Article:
For prospect lists (n=138), it is primarily used for lead generation (52%), with direct sales and brand awareness goals secondary.
For house lists (n=221), email’s goals are more varied between direct sales (31%), lead generation (29%) and brand awareness (26%).
Emails sent to house lists averaged open rates about 50% higher than those sent to prospects (25% vs. 17%), with click (10% vs. 5.4%) and conversion rates (5.7% vs. 4.2%) also higher.
For campaigns sent to house lists, B2B and B2C respondents reported similar open, click-through and conversion rates, although ROI was significantly higher for B2B (143%) than B2C (96%) respondents.
The opposite was true for emails sent to prospects: acquisition costs were lower for B2C ($11-12) than B2B ($17-18) respondents, with average ROI slightly higher for the former than latter (118% and 107%, respectively).
(These figures are derived in some cases from very low sample sizes.)
Online display’s median click-through (5%) and conversion rates (4.8%) were far higher than reported in the 2015 and 2012 reports – and much higher than other benchmarks have shown. This may be due to low sample sizes of 49 for click rates and 35 for conversion rates.
Some 55% of the 128 respondents using display this year said that they use retargeting, with about half of those reporting that click rates are higher for retargeted ads.
Average CPMs ranged from $12-13 for the 38 respondents who reported on this metric.
Meanwhile, lead generation was the desired outcome forÂ 36% of display advertisers, on par with brand awareness, which was the primary goal of an equal 36% share.
The top goal of paid search campaigns is lead generation (51% share), followed by brand awareness (23%) and direct sale (22%), per the report.
The study compares branded and generic keywords, with the results indicating that:
- For B2C respondents, branded keywords averaged significantly higher click-through rates than generic keywords, while tallying lower cost-per-click and acquisition costs ($11-12 vs. $13-14). Overall ROI was considerably higher for generic keyword (28%) than branded keyword (20%) campaigns, though the sample sizes for these metrics were very very small.
- For B2B respondents, median ROI was relatively equal regardless of brand or generic keyword (26-27%), though acquisition costs and costs-per-click were reportedly lower for brand keywords.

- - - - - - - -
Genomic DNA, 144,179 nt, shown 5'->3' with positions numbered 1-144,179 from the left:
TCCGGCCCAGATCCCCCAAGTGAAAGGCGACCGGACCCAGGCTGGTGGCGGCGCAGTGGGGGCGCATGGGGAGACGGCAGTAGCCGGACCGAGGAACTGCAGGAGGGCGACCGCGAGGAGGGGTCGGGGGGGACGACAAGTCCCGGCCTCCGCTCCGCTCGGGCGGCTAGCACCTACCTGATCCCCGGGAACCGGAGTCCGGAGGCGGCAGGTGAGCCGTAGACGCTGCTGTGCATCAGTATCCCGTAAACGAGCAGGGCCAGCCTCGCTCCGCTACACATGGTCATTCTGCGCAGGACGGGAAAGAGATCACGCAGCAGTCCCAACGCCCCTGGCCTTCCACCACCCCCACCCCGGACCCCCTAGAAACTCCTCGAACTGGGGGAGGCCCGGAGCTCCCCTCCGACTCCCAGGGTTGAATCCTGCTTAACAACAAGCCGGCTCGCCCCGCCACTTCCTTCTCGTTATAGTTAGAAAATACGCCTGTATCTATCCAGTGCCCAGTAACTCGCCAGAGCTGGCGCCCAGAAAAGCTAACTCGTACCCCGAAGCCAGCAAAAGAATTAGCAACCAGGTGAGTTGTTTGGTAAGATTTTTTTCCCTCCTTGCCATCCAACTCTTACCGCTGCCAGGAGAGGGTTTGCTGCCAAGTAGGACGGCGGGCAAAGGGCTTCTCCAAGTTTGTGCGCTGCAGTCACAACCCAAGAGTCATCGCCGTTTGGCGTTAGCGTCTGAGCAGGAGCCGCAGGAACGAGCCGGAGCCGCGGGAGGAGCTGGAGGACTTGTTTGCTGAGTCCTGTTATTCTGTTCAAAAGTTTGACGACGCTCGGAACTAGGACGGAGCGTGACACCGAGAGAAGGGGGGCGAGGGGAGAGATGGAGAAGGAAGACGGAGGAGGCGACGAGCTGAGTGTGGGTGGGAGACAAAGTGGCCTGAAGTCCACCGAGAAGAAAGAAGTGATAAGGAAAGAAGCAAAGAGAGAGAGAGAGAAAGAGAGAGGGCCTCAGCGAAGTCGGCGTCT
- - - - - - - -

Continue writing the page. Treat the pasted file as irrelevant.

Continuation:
Overall, B2C respondents tended to report higher click-through rates and lower costs per acquisition than their B2B counterparts.
Unlike display and paid search, social media advertisers focused more on brand awareness (45%) than on lead generation (35%). Though these figures are based again onÂ small sample sizes, the report suggests that when comparing B2C and B2B advertisers:
- B2C respondents had higher click-through rates (6.9% vs. 5.7%);
- B2C respondents also had higher conversion rates (7.3% vs. 5.8%);
- CPCs were lower for B2C ($2.98) than B2B ($7.10) respondents; though
- Costs per acquisition (~$21) and ROI (28-30%) were comparable.
The median response rate for direct mail sent to house lists is 5.1% this year, down slightly from 5.3% last year but up from 3.7% the year prior.
Likewise, the median response rate for direct mail sent to prospect lists is steady from last year (both years at 2.9%) and up from 2015 (1%).
Looking at various metrics across letter types, the study demonstrates that:
- Response rates for direct mail sent to house files is fairly consistent across types, ranging from a low of 4.3% for letter-sized envelopes to a high of 6.6% for oversized envelopes;
- Response rates for direct mail sent to prospect files were almost twice as high for oversized envelopes (4.9%) than they were for letter-sized envelopes (2.5%);
- Oversized envelopers had the highest response rates for both B2B and B2C advertisers;
- CPMs are highest overall for oversized envelope formats ($481 for house files and $467 for prospect files) and lowest for postcards, with this order of costs consistent across B2C and B2B respondents; and
- Oversized envelopes sported the highest ROI for B2C (61%) and B2B (37%) respondents, though the sample numbered fewer than 10 in each case.
The full report, available for purchase here, contains many more interesting breakdowns by company type and desired outcome, as well as more figures on usage of these various media by industry. The full report also provides more details on the study’s methodology.